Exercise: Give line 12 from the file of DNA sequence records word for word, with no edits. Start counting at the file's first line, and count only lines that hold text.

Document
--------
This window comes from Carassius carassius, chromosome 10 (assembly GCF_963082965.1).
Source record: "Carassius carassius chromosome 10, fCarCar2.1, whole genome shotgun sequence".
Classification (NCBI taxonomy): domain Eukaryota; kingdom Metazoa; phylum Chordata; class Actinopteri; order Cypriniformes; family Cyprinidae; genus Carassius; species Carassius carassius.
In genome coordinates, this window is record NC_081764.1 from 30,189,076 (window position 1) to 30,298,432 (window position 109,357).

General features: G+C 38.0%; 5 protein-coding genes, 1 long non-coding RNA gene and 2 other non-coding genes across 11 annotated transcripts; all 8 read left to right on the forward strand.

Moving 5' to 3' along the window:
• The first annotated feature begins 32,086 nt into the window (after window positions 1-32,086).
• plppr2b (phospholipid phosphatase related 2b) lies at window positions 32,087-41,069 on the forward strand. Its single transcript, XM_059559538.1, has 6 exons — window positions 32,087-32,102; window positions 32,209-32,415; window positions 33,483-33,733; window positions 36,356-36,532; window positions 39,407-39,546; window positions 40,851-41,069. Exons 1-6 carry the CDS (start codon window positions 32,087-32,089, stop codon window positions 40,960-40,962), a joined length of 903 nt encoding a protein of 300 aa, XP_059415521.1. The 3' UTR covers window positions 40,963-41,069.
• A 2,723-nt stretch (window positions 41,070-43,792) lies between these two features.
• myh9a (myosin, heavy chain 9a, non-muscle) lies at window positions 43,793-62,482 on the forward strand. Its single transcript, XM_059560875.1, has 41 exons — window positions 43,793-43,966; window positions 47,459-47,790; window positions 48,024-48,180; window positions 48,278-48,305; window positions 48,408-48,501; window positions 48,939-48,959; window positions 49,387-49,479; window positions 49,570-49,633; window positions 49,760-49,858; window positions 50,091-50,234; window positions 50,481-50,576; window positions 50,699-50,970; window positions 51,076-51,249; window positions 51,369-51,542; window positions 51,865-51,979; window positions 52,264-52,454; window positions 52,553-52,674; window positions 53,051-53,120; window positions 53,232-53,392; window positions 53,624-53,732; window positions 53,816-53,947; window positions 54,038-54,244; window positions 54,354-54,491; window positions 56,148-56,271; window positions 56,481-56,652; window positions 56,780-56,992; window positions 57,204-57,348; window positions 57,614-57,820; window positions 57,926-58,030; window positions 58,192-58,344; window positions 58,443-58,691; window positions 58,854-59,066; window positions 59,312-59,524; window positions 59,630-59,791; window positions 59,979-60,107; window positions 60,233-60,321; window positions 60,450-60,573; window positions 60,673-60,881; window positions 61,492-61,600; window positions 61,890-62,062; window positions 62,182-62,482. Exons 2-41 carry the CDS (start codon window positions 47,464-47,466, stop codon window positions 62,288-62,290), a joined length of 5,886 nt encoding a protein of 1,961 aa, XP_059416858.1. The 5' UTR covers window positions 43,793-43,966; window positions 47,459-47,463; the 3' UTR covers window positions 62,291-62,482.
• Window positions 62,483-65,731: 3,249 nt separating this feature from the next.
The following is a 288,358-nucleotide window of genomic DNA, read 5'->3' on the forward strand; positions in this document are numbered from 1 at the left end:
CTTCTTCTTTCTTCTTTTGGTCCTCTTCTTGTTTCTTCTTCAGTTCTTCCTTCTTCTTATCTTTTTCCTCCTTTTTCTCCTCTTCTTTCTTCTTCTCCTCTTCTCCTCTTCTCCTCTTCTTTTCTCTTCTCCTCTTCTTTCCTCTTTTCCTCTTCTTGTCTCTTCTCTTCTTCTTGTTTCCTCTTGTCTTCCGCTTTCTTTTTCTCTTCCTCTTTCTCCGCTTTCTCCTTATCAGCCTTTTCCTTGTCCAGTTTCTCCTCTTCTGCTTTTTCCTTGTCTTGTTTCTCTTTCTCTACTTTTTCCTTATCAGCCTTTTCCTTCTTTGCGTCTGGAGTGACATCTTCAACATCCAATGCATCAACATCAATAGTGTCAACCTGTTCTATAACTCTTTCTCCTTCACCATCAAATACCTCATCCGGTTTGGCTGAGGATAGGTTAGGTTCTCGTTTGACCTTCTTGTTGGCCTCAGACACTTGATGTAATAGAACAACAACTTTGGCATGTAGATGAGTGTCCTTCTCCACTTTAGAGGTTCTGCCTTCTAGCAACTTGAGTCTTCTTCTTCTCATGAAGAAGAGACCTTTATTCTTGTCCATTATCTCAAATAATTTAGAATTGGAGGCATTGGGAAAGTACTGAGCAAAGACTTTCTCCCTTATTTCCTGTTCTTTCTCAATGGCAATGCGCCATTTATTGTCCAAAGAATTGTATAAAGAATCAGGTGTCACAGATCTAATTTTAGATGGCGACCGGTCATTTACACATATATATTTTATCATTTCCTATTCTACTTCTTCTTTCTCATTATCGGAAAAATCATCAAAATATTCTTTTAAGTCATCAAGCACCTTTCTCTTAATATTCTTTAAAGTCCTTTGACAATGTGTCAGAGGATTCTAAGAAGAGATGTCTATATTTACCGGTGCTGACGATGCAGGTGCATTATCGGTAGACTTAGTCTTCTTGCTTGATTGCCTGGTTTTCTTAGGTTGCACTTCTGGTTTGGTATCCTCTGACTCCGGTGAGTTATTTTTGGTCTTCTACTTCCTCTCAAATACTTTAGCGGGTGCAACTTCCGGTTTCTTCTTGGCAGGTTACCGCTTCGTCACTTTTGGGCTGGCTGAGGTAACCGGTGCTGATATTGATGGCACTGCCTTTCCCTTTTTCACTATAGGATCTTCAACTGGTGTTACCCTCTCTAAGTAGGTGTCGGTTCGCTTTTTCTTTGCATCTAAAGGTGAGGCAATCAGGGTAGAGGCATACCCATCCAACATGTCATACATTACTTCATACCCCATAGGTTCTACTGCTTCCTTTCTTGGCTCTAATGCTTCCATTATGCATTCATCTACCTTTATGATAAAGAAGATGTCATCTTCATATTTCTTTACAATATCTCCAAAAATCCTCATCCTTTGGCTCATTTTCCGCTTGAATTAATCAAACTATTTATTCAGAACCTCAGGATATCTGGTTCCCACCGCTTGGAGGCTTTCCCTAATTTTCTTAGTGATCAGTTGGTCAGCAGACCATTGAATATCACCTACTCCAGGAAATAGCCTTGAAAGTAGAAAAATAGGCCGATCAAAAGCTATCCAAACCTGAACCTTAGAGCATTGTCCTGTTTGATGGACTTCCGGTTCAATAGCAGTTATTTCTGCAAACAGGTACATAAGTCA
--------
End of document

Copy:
The following is a 288,358-nucleotide window of genomic DNA, read 5'->3' on the forward strand; positions in this document are numbered from 1 at the left end: